Register with us today

and in less than 60 seconds continue your access to:Latest news headlinesAnalytical topics and featuresCommodities videos, podcast & blogsSample market prices & dataSpecial reportsSubscriber notes & daily commodity email alerts

Already have an account?

Log in to register

Forgot Password

Please Note: Platts Market Center subscribers can only reset passwords via the Platts Market Center

Enter your Email ID below and we will send you an email with your password.

  • Email Address* Please enter email address.

If you are a premium subscriber, we are unable to send you your password for security reasons. Please contact the Client Services team.

If you are a Platts Market Center subscriber, to reset your password go to the Platts Market Center to reset your password.

In this list

Market Movers, Mar 13-17: OPEC output data, rising freight costs, Brazilian ethanol's re-emergence in Asia

Oil | Crude Oil

Citgo's fate hangs on PDVSA bond payment deadline


Platts Market Data – Oil

NGL | Oil | Crude Oil | LPG | Oil Risk | Petrochemicals

Platts University New York


Sour crude spreads hold steady amid Brent/Dubai expansion

Watch: Market Movers, Mar 13-17: OPEC output data, rising freight costs, Brazilian ethanol's re-emergence in Asia

S&P Global Platts’ latest OPEC production survey pointed to 98.5% compliance. Will the market see the same number when OPEC and the International Energy Agency release their oil market reports this week? What's driving freight costs higher? And what will bring Brazilian ethanol all the way to Asia? Editor Elizabeth Low looks at this and other factors that could drive commodity markets this week.

Join our conversations on Twitter - use #PlattsMarketMovers and connect with us.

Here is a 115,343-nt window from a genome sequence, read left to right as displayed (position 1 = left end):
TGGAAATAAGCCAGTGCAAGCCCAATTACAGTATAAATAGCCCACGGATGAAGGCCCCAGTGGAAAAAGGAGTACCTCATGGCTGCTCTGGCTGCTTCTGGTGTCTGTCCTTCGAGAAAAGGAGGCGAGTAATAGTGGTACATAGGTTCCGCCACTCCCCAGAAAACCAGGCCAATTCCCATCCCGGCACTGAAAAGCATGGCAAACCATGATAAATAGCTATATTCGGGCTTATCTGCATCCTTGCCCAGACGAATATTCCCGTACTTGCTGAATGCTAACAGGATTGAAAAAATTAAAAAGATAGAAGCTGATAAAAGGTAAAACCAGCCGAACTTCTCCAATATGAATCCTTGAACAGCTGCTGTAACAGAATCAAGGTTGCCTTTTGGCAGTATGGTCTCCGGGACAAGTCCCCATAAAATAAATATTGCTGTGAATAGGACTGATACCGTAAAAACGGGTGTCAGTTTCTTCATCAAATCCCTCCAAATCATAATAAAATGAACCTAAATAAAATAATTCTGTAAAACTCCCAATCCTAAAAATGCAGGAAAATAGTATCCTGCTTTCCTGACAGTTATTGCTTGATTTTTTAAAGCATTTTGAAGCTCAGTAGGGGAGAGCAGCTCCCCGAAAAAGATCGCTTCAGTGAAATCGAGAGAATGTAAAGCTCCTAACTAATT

View Full Transcript

Video Transcript

Welcome to Platts Market Movers, your three-minute look at what the week ahead holds for Asian commodity markets.

The highlights: rising freight, narrowing coking coal price gaps in China and the return of Brazilian ethanol in Asia.

Updates on compliance to oil production cuts

But first, in oil: OPEC and the International Energy Agency are expected to provide updates on OPEC and non-OPEC producers’ compliance to the latest agreed production cuts in February.

S&P Global Platts’ latest survey pointed to 98.5% compliance with the cuts by OPEC. Numbers by the IEA and OPEC are expected to be similar. The Platts OPEC production survey is one of the six secondary sources that OPEC uses to monitor compliance among members.

In petrochemicals, Asia will be shipping butadiene in March to the US Gulf Coast. It's a rare reverse arbitrage, underpinned by the widening gap between Asian and US prices. Market sources believe/ that polyethylene-methanol margins in Asia are likely to remain negative in the short term given the bearish economic outlook in the region.

In agriculture, cheaper Brazilian ethanol will be looking for homes in Japan and South Korea, due to weak demand in Brazil and expectations of new crop cargoes hitting the market next month.

In freight, healthy demand for grains out of East Coast South America and higher demand for coal cargoes in the Pacific pushed freight rates higher last week. Despite new vessels being delivered and a slower pace of scrapping, the rates are expected to continue trending higher.

Higher freight in Asia

In metals, details on China's economic policy this year are expected to emerge after major political meetings conclude this week. China has set targets to reduce steel scapacity by 50 million mt, and coal by 150 mil mt. So for our big question: Do you expect China’s capacity cuts to finally have an impact on its steel output?

Speaking of steel output, here's the preliminary data from the China Iron & Steel Association. China will release final figures this week.

Rising thermal coal prices, shrinking coking coal arbitrage

In coal, Japan's Tohuku/ and Australian coal suppliers are in talks to settle the price for annual supply contracts, with the market keenly watching developments.

Meanwhile, sources have begun to take a more bearish view of the coking coal market as the price spread between China domestic and seaborne cargoes narrowed in the past two weeks. Do you expect this trend to continue?

Send us your views on Twitter with the hashtag PlattsMarketMovers. Thank you for kicking off your Monday with us and have a great week ahead.